Most and least useful degrees


#41

I imagine law school is not easy too. You have to even pass an exam.

To be honest, the only jobs that care about your degree are jobs in academia, science related or something that you need to pass a bar or exam.

In OP situation, it seems that his eyes are set on operating or managing sports events or gym or something similar. With this, I think you should focus on what you want to manage since I do think management/operation can be learned through experience and not so much with theories and school. So maybe sports science is still beneficial.

If I were in your situation, I would have not turn down the offer in China. It sounds like the job you want to be in.

A lot of fitness industry relies on social media now. So an expertise or know how on that area can help your business. You might enjoy managing sports celebrities or perhaps hone one into.

But again, you need to sit down and think what makes you happy. I can assure you that if you all care about profits and money (unless thats your passion), then you wont be truly happy - you will always want out and do something else.

Congratulations on engagement btw.

Having said that, maybe it is best for you to talk tl your bride to be since she will be with you in the future. You might be even interested in building it together… who knows. I know a number of couples who build their careers together and they doing good. My former boss and his wife have different science labs but complement each other; thus help publications. My coach and his wife do online coaching together.


#42

Yeah the bar exam is usually a nightmare. It’s either extremely low admission rate that you’d be guaranteed a job (like Taiwan) or extremely high admission rate that it means nothing more than a piece of paper (ie the US).


#43

Actually lets make this simple.

Do you even like attending school? Do you like attending lectures? Do you like working on assignments, essays, reports?

If no, then, forget about getting degree and find ways to get real life experience.


#44

I always view law as country specific. If you plan on being international, I doubt you will be successful.


#45

If I was taller and more good looking and charismatic, I would do this and just get all the $$$$$. Unfortunately my instagram has peaked so that actually says something.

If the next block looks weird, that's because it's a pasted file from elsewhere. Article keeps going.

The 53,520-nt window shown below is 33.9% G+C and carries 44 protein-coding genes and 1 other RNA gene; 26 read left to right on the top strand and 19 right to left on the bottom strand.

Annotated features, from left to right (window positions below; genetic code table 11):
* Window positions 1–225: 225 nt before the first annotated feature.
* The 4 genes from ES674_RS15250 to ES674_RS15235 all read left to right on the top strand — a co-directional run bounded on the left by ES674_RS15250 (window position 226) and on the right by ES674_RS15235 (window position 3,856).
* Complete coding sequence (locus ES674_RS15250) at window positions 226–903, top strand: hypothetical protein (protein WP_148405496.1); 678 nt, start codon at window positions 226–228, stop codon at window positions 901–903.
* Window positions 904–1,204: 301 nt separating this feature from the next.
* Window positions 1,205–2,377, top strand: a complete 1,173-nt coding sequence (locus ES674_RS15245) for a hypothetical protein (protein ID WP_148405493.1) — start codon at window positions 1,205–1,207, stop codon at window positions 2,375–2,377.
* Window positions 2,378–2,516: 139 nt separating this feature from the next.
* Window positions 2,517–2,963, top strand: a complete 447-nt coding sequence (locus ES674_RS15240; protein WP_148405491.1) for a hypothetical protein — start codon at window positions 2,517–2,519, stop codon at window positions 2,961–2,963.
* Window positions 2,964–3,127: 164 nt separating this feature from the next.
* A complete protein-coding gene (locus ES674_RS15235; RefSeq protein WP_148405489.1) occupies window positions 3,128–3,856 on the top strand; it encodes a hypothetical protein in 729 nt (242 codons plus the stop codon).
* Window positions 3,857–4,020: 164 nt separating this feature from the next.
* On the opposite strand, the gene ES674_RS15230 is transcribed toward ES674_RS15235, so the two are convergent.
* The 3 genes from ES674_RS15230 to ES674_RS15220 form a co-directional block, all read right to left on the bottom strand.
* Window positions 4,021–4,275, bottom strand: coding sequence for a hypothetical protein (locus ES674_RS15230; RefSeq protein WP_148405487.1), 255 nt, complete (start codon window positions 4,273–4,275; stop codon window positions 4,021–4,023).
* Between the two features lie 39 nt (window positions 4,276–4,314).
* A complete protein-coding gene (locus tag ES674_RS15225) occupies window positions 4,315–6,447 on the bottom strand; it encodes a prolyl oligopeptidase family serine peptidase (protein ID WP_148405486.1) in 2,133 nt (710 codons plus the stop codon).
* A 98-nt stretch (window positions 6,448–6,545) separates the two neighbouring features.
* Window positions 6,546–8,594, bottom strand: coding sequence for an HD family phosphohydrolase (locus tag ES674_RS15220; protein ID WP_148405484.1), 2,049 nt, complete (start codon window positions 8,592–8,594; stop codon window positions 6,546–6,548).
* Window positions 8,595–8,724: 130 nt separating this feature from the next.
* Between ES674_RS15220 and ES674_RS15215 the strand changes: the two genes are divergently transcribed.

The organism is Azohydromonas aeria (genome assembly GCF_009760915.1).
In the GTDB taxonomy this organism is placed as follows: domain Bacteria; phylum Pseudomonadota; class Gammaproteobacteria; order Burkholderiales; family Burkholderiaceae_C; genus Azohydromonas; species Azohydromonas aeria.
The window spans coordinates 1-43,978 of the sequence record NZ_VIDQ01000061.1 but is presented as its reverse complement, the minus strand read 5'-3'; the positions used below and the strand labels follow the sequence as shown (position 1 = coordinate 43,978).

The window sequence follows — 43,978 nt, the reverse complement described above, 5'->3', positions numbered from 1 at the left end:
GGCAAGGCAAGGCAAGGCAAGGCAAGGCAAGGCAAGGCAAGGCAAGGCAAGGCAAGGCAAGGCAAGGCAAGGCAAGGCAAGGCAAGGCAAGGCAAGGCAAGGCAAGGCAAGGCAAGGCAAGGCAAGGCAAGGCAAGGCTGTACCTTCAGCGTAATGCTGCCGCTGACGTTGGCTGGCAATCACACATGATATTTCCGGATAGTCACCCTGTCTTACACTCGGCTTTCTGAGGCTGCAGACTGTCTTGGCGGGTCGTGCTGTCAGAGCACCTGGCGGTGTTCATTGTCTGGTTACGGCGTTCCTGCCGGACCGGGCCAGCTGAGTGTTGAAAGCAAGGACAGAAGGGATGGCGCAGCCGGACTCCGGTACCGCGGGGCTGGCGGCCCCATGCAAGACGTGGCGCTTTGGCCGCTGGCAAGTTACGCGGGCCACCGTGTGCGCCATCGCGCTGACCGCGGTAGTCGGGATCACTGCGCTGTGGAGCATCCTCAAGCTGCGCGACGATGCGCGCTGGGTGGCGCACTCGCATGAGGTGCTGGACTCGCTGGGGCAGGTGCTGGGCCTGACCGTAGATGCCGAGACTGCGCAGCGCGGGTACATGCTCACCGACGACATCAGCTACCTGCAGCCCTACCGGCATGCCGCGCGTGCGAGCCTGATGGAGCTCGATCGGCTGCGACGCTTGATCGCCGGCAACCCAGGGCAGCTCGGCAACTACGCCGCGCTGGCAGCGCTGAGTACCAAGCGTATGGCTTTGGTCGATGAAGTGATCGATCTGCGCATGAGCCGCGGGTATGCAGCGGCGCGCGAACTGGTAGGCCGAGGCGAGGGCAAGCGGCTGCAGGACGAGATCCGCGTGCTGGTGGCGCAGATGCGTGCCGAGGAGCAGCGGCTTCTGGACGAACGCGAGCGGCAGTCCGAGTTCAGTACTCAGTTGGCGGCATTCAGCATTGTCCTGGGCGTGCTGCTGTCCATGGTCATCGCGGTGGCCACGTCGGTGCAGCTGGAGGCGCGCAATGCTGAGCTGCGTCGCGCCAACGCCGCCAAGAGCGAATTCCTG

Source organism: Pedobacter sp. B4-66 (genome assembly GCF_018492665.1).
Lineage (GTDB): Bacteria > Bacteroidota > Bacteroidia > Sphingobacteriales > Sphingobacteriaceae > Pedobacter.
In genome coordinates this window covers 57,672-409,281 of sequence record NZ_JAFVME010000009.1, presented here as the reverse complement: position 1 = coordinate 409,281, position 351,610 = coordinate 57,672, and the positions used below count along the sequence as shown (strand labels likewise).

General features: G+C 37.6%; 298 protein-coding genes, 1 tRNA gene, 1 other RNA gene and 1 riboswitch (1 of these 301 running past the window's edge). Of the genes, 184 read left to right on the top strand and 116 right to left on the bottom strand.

#46

Hate to pop the bubble - the global economy is now “Skills-Based”! Companies are moving away from throwing the dice on someone who just followed the rules, paid the tuition, and managed to get the piece of paper, BUT still need to be trained. Employers now look for people who HAVE the skills - and exhibit them (i.e. personal brand), to solve their problems. I’d suggest you concentrate on some marketable skills rather than a degree.


#47

Yeah it is very country-specific, but there are posibilities of having an international career as well (and it’s by far the most well-remunerated), it’s just that you still need to start from the basics, aka going to law school/college with 18 year-olds.

American law school would be a good idea if it weren’t for the tuition fees. Graduates spend like 10 years repaying the loan and by that time Andrew would be 40.

Sounds like the OP. According to him he’s 190 and good-looking and ripped and shit. That’s why I suggested streaming.


#48

100%

I see a lot of fresh grads bitching about they cant get work because they dont have experience.

Had I not been lucky to get an actual hans on research experience in my current field, I won’t be able to apply and get my PhD, and postdoc positions.

So experience matters a lot. Companies dont like spending on training you or wasting time preparing you. You have to be useful on day 1. The only way to do this is internship or work for free or shadowing.


#49

Unless he has a photographic memory then he can get around this and be a faux lawyer :joy:

He wants quick money so yeah go and stream. I’ll do it myself but I might end up in midget porn.


#50

:rofl:


#51

I like it… a lot of money can be had utilizing niche marketing!


#52

Perhaps Andrew can start making money by marketing me. Who knows that’s his calling and career.


#53

I’d be more interested in his perspective on life than his advice about university, then.